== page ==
A Walk

It’s not just the movement or the fresh air. There’s something else, deep, that gets satisfied. After sitting at a desk all day, with my mind deep in the far corners of the web, a walk puts me right into the world of physical things. The infinite subtleties of light, texture, and smell are a relief.

I prefer walks along the Laguna to walks though town. With its huge oaks, slowly-moving water and noisy birds the Laguna has a calmness that allows my awareness to expand. I can look far and it stretches the tired muscles of my eyes. The interactions between the inhabitants have an organic feel, so unlike the predictable ordered interactions of my code.

I love the transition from “creator” to “player” that happens when I leave the computer for a walk in nature. Instead of being responsible for EVERYTHING, I get to watch things happen and be acted upon. There’s a letting go of control, like releasing a breath held too long. It’s so easy to get caught up in control of everything. Our modern conveniences allow us to control light, temperature, cleanliness, growth. When I step into a wild place, I’m reminded that I’m not it’s master, a part of it certainly, a steward perhaps, but I can’t tell the hawk to dive, or the mouse to nibble.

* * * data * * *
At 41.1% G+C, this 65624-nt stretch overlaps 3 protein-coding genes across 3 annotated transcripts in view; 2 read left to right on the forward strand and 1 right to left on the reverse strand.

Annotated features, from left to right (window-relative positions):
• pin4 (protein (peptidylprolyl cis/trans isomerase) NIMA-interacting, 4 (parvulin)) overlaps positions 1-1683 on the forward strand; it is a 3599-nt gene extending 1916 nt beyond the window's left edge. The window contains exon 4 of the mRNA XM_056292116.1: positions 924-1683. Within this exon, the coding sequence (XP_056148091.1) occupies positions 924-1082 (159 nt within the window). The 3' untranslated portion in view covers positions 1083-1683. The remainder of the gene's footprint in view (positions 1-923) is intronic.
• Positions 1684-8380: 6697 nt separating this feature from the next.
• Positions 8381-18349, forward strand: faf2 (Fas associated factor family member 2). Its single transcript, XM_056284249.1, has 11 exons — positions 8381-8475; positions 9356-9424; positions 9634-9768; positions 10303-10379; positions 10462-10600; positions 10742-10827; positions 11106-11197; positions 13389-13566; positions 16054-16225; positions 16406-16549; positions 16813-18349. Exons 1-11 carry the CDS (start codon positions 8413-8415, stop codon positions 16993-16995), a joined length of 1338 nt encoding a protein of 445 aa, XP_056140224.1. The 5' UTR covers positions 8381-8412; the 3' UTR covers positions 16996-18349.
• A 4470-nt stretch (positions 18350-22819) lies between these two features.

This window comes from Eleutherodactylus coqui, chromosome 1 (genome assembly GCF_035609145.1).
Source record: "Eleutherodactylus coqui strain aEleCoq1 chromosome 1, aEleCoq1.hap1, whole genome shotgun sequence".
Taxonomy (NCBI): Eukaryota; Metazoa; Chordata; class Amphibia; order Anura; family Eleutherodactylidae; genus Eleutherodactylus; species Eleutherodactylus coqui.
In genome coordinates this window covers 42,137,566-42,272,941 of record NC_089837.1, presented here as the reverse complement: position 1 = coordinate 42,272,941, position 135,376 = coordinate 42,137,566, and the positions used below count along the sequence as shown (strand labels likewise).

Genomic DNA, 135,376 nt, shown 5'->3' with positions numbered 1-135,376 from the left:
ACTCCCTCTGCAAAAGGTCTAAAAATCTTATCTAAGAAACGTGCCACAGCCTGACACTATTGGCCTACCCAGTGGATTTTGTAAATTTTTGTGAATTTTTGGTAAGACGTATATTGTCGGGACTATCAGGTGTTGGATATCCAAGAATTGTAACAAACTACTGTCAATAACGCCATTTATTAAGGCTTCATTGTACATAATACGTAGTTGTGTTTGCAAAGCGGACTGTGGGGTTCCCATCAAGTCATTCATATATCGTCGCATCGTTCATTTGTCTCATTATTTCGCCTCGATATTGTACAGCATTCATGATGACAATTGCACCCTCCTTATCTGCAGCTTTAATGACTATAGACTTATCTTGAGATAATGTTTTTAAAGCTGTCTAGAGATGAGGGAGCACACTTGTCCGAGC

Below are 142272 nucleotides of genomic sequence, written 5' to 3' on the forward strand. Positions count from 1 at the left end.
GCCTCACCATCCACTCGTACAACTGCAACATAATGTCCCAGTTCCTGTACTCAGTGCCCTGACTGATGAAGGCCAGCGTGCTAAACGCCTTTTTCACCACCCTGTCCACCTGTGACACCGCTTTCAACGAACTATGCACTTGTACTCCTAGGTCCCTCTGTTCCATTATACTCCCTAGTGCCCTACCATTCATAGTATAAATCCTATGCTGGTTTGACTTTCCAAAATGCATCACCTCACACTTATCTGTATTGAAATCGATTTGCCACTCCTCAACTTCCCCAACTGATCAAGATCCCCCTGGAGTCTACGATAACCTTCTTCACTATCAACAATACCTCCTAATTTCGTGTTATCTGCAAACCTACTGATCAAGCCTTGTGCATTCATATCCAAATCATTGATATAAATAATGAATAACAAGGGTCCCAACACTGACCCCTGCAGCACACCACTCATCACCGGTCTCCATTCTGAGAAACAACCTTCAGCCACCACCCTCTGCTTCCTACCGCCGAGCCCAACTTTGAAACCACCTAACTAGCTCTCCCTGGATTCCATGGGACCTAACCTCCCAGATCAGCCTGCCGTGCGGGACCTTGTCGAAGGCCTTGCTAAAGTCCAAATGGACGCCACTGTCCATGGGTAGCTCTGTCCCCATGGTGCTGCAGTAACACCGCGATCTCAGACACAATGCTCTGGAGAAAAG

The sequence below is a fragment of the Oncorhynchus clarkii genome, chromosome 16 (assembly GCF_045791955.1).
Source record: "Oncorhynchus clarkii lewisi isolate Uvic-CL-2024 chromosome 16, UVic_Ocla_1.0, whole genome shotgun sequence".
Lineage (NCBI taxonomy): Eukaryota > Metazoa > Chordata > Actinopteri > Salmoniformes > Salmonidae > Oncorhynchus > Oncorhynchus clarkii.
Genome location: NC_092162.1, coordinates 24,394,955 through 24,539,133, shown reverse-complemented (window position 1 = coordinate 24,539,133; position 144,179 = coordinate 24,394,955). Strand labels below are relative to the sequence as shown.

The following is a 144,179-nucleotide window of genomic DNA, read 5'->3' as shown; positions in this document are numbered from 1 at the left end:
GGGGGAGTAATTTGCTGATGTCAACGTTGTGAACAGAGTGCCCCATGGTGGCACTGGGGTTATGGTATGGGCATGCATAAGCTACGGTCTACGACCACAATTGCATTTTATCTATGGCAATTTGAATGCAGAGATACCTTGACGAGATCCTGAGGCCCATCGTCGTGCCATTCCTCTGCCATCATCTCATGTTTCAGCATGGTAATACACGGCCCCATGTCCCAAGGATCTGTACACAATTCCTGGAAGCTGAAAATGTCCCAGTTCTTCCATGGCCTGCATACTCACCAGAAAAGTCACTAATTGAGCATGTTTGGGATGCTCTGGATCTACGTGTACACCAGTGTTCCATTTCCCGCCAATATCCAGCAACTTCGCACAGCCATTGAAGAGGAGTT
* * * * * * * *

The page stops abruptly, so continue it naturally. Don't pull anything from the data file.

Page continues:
Passing the blackberry bushes in bloom, buzzing with bees, I can almost taste the sun-warmed juice running down my tongue. The flowers smell a bit like the berries taste, how perfect.

I often leave my phone at home when going for a walk. It changes something. With it, I can access the global world and it can access me. As I put it on my desk before heading out, there is a brief moment of anxiety. It’s got a grip on me for sure, but when I leave it a home, I feel again like my young self playing at the river, a little lonely, a little bored at first. Now, I appreciate that feeling. It makes me aware of all the little lives around me: the grass, insects, animals. Instead of holding an invisible thread through my phone to all the world’s knowledge and all the world’s people, I connect to my immediate surroundings. I become aware of the wind on my face and the expansiveness of my awareness. It reminds me of a story I heard, in which a child who has been raised on TV and video games goes out into nature. His comment: “It’s so high resolution”. Perhaps it’s our attention, squished, streaming through the silicon and metal threads of digital communication that provides the contrast. Out here it’s super-broadband, all senses firing. I love it.

A snake flies by, held in the claws of a white-tailed kite. The kite circles once and lands in the top of a tree. It looks like a nest, perhaps occupied by his brooding mate. It is late spring and babies of all kinds will be coming soon.

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